Perhaps the biggest flaw with ROI is that it measures efficiency, not effectiveness. According to Harrison, effectiveness is doing things that produce incremental revenue; efficiency is about completing activities within the least amount of resources, be it time, money or people. His graph shows that marketing efficiency is about the number of marketing and engagement activities I can buy per dollar, whereas effectiveness is about increased mental availability, the propensity to buy, brand awareness, recall and trust. The caveat is that incremental revenue needs to be measured. As Harrison puts it, would they have bought it anyway, without the marketing activity?

Years ago, I came into contact with Philip Tiongson, a media planning professional in APAC. In his blog, Tiongson speaks about the difference between effectiveness and efficiency. He says that if you have a wall and you need to climb over it, efficiency is getting a ladder and climbing over the wall and effectiveness is finding the right spot to climb over the wall.

Let’s add another variable to the mix. In his latest piece in Marketing Week, Mark Ritson argues about the importance of measuring marketing and its impact over time. For him, marketing is not as important as Marketing(t) – which is the addition of the variable of time. “And we can apply the same calculation to marketing. We focus on a lot of stuff like product launches, ads and revenue growth that are of the moment. And we look at these things in almost total isolation from what happened before. In doing so, we miss the implication of time and the bigger picture that it paints. We talk too much about moments in marketing and not enough about Marketing(t).”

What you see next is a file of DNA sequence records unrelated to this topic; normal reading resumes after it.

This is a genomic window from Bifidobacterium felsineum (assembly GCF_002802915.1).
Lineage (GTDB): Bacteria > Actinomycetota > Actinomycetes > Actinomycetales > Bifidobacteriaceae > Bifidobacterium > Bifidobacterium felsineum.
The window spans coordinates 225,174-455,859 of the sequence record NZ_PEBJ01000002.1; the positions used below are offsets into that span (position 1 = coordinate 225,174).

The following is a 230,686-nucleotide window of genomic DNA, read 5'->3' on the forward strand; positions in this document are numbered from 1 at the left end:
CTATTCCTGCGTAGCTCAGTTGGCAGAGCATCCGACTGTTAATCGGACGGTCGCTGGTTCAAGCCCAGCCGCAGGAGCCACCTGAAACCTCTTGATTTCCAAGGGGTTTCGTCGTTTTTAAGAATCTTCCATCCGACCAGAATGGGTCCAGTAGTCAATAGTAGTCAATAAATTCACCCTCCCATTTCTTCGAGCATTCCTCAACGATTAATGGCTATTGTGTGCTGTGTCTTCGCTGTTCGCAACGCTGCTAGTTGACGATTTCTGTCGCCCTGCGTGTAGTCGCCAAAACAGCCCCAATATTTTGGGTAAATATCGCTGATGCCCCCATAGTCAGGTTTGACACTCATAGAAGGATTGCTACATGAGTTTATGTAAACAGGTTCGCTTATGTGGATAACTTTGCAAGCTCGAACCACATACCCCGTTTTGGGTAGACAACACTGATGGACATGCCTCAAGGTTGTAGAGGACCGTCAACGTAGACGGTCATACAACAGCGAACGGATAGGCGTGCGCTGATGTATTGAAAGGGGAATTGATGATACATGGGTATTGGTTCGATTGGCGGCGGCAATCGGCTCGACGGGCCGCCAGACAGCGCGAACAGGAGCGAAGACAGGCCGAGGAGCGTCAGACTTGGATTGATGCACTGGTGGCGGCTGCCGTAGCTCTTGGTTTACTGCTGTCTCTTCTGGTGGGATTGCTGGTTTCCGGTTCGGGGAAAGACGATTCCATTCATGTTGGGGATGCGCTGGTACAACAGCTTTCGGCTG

Ritson is offering a criticism of ROI, but in a roundabout way, in my view. Companies are zeroed in on the current and next quarter and fail to grasp the long term. Ritson says the role of the value of the brand over time lies in the valuations prepared by Interbrand (the world’s best-known brand valuation firm). Their evaluation involves three components: financial analysis, how much of the revenue was solely due to the brand value, and the value of the brand over time. As Ritson says, any useable brand valuation would be meaningless without the critical multiplier of time.

Those who follow Ritson will know that he is a believer in the ‘if it ain’t broke, don’t fix it’ mindset and argues that campaigns need to be consistent over time and that brands are not built in a day but need longevity with the same people working on them. The value of keeping a campaign almost unchanged for years was expounded by John Philip Jones in his book What’s in a Name? In fact, Boomers and Gen Xers will remember brand advertising remaining the same for years. Marketing content may be ephemeral, says Ritson, but adding the variable of time can add perspective and in the long run, growth and profits. Now that is the best ROI possible.

Tyrone Tellis is Senior Manager, Corporate Sales and PR, Bogo.